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Admiral Hipper's battlecruisers: Battle of Jutland, 31 May 1916

Oil paintings

Object connections:

Collection Oil paintings, Fine art
Gallery locationNot on display
PeopleDepiction: Hipper, Franz von
EventsWorld War I: Battle of Jutland, 1916, World War I, 1914-1918

Object details:

Object ID BHC0661
Description The Battle of Jutland, 31 May–1 June 1916, was the most significant naval engagement of the First World War, pitting the German High Seas Fleet, commanded by Vice-Admiral Reinhard Scheer, against the Royal Navy’s Grand Fleet under Sir John Jellicoe. In all, some 250 vessels were involved in the engagement, which took place in the North Sea near Jutland, off the Danish coast. The aim of the German fleet was to break the British blockade of the North Sea and enable the resumption of German mercantile shipping: Vice-Admiral Franz Hipper’s group of five scouting battlecruisers was to engage with Vice-Admiral Sir David Beatty’s battlecruiser squadrons and lure them into the path of the main German fleet. However, the British, forewarned of the German intentions, sent the Grand Fleet to Beatty’s assistance, resulting in the clash between the two enormous fleets. In the early stages of the battle von Hipper’s five battlecruisers sank two out of the six British battlecruisers without any losses to themselves. To protect the withdrawal of the High Seas Fleet he was ordered by Scheer to lead his battle cruisers in an attack against the whole of the British Grand Fleet. This lasted only four minutes, and became a famous incident, but resulted in the sinking of his flagship 'Lützow' when Hipper transferred himself and his staff to a destroyer and eventually hoisted his flag in the battlecruiser 'Moltke'. Although there was no decisive outcome, with both sides claiming victory, the German plans of destroying Beatty’s squadrons had failed and British naval supremacy thereafter went uncontested, with Germany turning instead to wholesale U-boat warfare. On the other hand, British casualties were significantly higher, with 14 British ships sunk compared to 11 German vessels, and major loss of life. Bergen’s painting, which is signed, is very firmly from the German perspective, showing Hipper’s five scouting battle-cruisers at the commencement of the battle, exchanging fire with distant British ships, only indicated through flashes of their guns. On the left is the 'Von der Tann', in starboard-quarter view, firing to port, black smoke pouring from the funnels. Beside the vessels columns of water spout up from near misses. In front of the 'Von der Tann', in line across the picture surface, are the 'Moltke', 'Seydlit'z and 'Derfflinger'. The leading ship, 'Lützow', is lost in smoke. The foreground shows Bergen’s characteristic assurance in handling the depiction of the undulating surface of the open sea, which occupies two-fifths of the picture surface, with the ships ranged across the horizon in the distance. The artist was an official war artist during both World Wars and during the First World War, he undertook a commission to work aboard U-53 when it made its way across the Atlantic to Newport (see BHC1284). The resulting images were then used to illustrate the book ‘U-Boat Stories’. This painting was transferred to the Museum from the Naval War Trophies Committee in the mid-1940s.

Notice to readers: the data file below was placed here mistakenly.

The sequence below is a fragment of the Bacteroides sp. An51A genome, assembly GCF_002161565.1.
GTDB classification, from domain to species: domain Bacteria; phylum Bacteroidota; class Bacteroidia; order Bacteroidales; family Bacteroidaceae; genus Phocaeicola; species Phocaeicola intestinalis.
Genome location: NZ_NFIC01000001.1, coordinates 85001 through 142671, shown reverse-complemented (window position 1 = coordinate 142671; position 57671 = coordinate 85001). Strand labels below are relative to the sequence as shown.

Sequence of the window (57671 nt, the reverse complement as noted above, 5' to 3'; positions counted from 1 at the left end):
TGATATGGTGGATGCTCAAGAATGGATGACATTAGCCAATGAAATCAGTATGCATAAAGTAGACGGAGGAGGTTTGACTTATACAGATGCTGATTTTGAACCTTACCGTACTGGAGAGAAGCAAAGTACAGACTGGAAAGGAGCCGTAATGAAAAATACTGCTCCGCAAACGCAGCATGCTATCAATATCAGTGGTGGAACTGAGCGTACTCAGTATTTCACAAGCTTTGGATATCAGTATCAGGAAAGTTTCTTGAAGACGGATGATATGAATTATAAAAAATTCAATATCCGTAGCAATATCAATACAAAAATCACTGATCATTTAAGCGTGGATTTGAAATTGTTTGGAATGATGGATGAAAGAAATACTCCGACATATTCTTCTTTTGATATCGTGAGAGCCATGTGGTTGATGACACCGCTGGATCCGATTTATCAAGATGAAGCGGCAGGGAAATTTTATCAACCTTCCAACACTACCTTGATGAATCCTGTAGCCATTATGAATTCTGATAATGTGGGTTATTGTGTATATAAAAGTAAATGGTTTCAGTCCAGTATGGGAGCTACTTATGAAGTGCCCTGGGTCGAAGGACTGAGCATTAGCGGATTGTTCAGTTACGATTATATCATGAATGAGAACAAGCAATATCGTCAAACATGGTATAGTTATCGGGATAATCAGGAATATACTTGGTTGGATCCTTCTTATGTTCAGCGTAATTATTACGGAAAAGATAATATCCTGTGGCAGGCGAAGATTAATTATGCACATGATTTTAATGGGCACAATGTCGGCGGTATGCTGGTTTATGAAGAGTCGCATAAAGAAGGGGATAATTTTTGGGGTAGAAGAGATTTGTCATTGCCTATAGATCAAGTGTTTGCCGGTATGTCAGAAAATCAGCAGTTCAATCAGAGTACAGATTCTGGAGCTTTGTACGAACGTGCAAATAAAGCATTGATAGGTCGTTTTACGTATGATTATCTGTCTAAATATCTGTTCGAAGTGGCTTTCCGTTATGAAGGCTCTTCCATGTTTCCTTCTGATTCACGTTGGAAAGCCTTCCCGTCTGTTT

Date made circa 1916

Artist/Maker Bergen, Claus
Place made Germany
Credit National Maritime Museum, Greenwich, London
Materials oil on canvas
Measurements Frame: 2270 mm x 3800 mm x 100 mm;Painting: 1790 mm x 3455 mm
  • Admiral Hipper's battlecruisers: Battle of Jutland, 31 May 1916 (BHC0661)
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